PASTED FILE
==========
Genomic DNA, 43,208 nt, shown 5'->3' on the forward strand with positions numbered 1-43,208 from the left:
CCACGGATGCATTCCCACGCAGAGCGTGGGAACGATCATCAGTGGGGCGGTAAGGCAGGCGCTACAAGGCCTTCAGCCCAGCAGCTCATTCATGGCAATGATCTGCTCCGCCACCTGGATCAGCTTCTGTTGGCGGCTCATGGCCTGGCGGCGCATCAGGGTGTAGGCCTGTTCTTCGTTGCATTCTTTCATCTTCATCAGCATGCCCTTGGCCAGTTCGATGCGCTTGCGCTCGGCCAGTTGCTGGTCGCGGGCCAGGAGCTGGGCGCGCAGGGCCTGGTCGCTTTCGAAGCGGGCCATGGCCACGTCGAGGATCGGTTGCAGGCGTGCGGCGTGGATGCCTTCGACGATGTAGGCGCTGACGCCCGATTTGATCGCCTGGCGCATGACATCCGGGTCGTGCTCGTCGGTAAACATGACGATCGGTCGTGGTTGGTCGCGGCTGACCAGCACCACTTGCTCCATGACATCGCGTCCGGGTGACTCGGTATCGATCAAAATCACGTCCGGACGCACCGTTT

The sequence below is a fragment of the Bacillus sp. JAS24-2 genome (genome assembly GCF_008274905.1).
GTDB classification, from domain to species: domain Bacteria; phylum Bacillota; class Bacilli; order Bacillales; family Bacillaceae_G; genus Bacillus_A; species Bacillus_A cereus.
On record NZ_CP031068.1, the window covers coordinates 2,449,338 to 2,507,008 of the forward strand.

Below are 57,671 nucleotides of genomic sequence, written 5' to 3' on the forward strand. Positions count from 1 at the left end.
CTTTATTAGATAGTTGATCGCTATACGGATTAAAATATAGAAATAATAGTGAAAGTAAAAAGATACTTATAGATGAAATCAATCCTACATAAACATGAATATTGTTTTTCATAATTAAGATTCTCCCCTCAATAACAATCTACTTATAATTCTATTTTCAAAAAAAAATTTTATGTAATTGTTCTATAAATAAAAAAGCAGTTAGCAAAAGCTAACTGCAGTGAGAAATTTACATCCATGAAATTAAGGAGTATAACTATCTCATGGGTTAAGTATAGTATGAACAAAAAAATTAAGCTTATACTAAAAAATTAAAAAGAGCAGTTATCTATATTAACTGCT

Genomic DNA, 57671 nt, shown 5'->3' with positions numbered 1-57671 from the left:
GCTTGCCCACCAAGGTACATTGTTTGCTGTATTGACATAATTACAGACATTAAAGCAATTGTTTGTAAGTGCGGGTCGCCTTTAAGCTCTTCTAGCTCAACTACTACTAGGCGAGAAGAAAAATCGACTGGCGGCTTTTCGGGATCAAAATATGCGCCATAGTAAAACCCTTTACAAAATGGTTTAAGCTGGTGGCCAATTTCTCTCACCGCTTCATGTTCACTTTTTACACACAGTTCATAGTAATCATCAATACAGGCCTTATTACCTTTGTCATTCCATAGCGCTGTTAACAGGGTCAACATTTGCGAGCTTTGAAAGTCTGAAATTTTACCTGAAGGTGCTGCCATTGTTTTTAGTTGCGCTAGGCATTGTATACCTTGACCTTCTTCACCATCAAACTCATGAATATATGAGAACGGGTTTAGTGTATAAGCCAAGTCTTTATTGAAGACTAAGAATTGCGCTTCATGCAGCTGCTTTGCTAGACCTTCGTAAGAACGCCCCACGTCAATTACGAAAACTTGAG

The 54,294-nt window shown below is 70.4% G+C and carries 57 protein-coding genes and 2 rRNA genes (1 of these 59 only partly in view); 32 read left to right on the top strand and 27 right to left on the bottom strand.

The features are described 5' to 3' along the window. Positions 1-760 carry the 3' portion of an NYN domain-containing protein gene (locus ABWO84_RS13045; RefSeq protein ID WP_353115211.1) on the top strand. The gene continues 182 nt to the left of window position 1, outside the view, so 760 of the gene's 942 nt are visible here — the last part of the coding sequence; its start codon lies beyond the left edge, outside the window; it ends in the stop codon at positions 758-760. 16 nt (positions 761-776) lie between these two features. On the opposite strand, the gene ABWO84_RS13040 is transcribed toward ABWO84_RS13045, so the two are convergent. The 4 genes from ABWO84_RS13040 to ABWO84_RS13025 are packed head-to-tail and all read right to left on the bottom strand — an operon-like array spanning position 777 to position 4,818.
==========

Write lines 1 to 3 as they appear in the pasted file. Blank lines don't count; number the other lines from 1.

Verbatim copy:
Genomic DNA, 43,208 nt, shown 5'->3' on the forward strand with positions numbered 1-43,208 from the left:
CCACGGATGCATTCCCACGCAGAGCGTGGGAACGATCATCAGTGGGGCGGTAAGGCAGGCGCTACAAGGCCTTCAGCCCAGCAGCTCATTCATGGCAATGATCTGCTCCGCCACCTGGATCAGCTTCTGTTGGCGGCTCATGGCCTGGCGGCGCATCAGGGTGTAGGCCTGTTCTTCGTTGCATTCTTTCATCTTCATCAGCATGCCCTTGGCCAGTTCGATGCGCTTGCGCTCGGCCAGTTGCTGGTCGCGGGCCAGGAGCTGGGCGCGCAGGGCCTGGTCGCTTTCGAAGCGGGCCATGGCCACGTCGAGGATCGGTTGCAGGCGTGCGGCGTGGATGCCTTCGACGATGTAGGCGCTGACGCCCGATTTGATCGCCTGGCGCATGACATCCGGGTCGTGCTCGTCGGTAAACATGACGATCGGTCGTGGTTGGTCGCGGCTGACCAGCACCACTTGCTCCATGACATCGCGTCCGGGTGACTCGGTATCGATCAAAATCACGTCCGGACGCACCGTTT

The sequence below is a fragment of the Bacillus sp. JAS24-2 genome (genome assembly GCF_008274905.1).